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Building a Smart Mirror - 2

March 5, 2020postsraspberry pi alexa smart mirror smart home

This is the second post in the Building a Smart Mirror blog series. If you haven't read the first part, you might want to → Part 1.

In the first part, I wrote about how we got the mirror up and running - honestly the feeling of accomplishment was amazing. It was almost midnight when the mirror finally hung on the wall, so I wasn't in the exact mood of setting up the UI. I had cloned the MagicMirror repo, so running npm start ran just fine; it would open the MagicMirror UI which had its default widgets.

# Using MagicMirror

If a minimal setup is sufficient for you, cloning MagicMirror would be sufficient. Shoutout to @MichMich for the amazing project. It is open source and has several widgets that you can add to the screen by just adding a few lines to a config file.

1. Clone the repo on the Raspberry Pi
git clone https://github.com/MichMich/MagicMirror

2. Install dependencies
cd MagicMirror/
npm install

3. Run the app
npm start

When you start the app, the Pi would enter full screen mode and the default screen for MagicMirror would be visible. I has a calendar, a clock, some news and a greeting widget. This is the simplest way to get a magic mirror running. A start-up service can be created so that this app loads up on every boot, if that's what is required.

To edit the screen layout you'll have to create a config.js file inside /config directory. The repository already has a config.sample.js which can be used to extend any required widgets. Copy the contents from config.sample.js and paste them to the newly created config.js.

// Config file looks like this
var config = {
address: 'localhost',
port: 8080,
ipWhitelist: ['127.0.0.1', '::ffff:127.0.0.1', '::1'],
language: 'en',
timeFormat: 24,
units: 'metric',
modules: [
{
module: 'alert'
},
{
module: 'updatenotification',
position: 'top_bar'
},
{
module: 'clock',
position: 'top_left'
},
{
module: 'calendar',
header: 'US Holidays',
position: 'top_left',
config: {
calendars: [
{
symbol: 'calendar-check',
url:
'webcal://www.calendarlabs.com/ical-calendar/ics/76/US_Holidays.ics'
}
]
}
}
]
};

For someone curious, MagicMirror is basically an Electron app that renders a HTML UI and displays widgets according to the config file. If you had to build this on your own, you need a simple HTML page and some proper CSS to go with it. For the ones who love frameworks, those work here too! I find using React or Vue here much benefitial because they have a large number of prebuilt components that can be added in the app.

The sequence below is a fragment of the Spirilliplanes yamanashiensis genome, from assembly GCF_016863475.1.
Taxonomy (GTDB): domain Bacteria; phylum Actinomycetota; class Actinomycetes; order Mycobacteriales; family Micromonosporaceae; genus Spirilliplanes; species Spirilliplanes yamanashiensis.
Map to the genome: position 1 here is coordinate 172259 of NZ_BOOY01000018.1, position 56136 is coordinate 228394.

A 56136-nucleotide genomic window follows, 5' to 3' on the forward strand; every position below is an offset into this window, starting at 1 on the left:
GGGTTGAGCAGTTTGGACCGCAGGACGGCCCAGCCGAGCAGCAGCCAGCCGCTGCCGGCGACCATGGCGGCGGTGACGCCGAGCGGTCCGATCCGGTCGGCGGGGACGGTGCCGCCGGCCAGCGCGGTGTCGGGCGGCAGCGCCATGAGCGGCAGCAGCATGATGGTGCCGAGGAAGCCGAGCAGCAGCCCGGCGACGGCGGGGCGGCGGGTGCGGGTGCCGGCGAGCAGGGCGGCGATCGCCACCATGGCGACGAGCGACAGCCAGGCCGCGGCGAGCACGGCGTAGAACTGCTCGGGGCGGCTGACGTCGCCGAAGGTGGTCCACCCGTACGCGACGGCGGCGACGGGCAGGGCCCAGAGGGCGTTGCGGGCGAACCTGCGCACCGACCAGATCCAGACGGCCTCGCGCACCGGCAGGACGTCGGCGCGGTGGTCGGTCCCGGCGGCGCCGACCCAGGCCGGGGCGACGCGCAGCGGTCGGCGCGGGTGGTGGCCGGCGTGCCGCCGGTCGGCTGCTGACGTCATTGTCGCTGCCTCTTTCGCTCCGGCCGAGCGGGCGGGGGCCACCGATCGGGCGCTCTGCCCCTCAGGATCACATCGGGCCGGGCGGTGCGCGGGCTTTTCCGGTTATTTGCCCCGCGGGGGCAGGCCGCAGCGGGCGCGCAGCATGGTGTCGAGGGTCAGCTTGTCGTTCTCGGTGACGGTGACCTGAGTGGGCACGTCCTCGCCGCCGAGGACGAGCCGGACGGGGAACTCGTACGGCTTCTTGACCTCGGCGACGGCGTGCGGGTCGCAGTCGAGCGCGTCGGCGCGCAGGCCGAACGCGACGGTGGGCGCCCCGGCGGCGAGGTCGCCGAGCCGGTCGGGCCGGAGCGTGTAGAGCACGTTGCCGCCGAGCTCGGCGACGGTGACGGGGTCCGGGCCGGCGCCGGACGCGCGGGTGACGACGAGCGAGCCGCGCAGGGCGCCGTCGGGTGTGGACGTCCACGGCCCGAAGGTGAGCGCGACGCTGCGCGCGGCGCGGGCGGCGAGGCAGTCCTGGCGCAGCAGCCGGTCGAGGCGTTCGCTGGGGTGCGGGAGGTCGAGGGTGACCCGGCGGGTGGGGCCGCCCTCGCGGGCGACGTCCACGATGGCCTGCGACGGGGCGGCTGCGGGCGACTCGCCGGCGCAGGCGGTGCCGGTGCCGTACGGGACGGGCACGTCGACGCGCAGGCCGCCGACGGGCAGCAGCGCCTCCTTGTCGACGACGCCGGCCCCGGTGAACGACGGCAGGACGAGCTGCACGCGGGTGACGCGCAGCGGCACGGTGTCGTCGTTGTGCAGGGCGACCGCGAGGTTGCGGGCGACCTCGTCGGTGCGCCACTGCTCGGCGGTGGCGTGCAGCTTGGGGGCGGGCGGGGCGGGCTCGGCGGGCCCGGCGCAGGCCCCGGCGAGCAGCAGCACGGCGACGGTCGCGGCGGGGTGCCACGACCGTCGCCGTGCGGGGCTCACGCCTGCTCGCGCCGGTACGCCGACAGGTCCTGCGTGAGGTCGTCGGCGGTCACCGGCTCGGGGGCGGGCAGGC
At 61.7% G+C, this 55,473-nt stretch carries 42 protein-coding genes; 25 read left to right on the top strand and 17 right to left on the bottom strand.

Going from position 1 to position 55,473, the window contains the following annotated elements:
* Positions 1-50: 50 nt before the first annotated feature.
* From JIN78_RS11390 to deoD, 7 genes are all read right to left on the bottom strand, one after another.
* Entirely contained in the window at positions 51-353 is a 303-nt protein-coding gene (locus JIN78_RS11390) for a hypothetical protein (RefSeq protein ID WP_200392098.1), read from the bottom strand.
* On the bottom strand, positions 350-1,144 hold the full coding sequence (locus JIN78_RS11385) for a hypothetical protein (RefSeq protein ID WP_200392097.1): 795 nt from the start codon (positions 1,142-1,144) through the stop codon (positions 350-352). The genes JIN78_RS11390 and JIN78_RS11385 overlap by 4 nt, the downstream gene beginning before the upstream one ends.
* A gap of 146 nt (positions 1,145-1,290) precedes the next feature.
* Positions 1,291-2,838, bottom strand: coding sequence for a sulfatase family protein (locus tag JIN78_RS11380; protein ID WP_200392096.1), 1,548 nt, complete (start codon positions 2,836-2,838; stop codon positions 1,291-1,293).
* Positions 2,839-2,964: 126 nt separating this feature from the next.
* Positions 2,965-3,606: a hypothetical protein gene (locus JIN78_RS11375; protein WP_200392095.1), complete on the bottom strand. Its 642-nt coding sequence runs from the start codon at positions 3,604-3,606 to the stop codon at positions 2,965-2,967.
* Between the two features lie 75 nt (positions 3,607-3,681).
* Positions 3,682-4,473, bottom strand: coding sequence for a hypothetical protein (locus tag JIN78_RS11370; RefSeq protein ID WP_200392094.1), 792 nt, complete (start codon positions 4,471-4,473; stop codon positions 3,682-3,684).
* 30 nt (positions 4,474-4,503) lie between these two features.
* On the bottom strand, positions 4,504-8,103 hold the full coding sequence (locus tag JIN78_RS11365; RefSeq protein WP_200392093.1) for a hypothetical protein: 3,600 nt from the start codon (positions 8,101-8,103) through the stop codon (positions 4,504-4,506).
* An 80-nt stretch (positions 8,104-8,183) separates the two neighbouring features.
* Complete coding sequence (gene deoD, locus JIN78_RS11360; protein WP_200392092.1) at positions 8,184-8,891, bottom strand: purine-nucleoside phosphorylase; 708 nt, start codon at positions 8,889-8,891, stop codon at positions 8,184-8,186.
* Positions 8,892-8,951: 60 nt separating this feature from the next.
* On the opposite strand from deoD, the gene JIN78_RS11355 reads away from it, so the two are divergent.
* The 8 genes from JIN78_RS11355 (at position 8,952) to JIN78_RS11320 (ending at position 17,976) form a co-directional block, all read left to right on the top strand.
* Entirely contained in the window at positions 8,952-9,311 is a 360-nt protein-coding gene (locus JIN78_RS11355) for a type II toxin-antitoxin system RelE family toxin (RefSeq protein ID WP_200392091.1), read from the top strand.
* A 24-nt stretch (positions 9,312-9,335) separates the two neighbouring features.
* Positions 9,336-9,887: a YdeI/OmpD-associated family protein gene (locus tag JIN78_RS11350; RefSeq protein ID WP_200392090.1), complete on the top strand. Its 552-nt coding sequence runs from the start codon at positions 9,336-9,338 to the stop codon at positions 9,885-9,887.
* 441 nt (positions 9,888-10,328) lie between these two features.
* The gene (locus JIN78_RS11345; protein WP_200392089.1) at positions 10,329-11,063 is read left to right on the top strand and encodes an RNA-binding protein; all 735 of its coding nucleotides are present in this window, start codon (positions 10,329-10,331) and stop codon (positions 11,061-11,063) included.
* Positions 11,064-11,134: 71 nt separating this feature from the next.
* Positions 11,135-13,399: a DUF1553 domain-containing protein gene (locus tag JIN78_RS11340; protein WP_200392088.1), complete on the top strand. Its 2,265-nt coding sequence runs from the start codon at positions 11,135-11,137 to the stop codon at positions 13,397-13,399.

# Playing Music on the Mirror

If you think adding Alexa brings Amazon Music with it then you are wrong. Sadly, Amazon Music can be used only in commercial Alexa apps. So the option of playing music by simply saying Alexa, play Hurricane by Thrice does not do anything except Alexa replying that Music cannot be played on this device.

Before moving to Alexa, I had initially installed Google Assistant. I think it was my preferrential choice over Alexa. But after almost 2 days of installing the right service and getting the Assistant running in dev mode, I found out that the Google Assistant Service no more supports hotword activation. This means that for non-commercial usage, one cannot wake the Assistant by just saying Ok Google. This was a bummer - I had spent a lot of time debugging, Google's SDK had been deprecated and everything worked except this final line:

googlesamples-assistant-hotword --device-model-id my-model

This results in

Segmentation Fault

Long story short, if you really want to try Google Assistant you can, but if you want hotword detection, which is required in a smart mirror, simply avoid installing Google Assistant and install Alexa instead.

Note that installing Alexa isn't required for playing music, but in the next post, Alexa is going to power our music playing tool. To skip Alexa, jump to 'Let's Play Some Music, Finally'.

# Setting up Alexa

If you search for help for installing Alexa on Raspberry Pi, one documentation will pop in the top results. I would recommend following steps I mention below for an error free installation.

  1. Follow the instructions as mentioned here: Register a Product
  2. Continue with next steps upto Input AVS Credentials
  3. Next, follow this article: Set Up the AVS Device SDK on Raspberry Pi. This will build the SDK on the Pi and will help you run the sample app.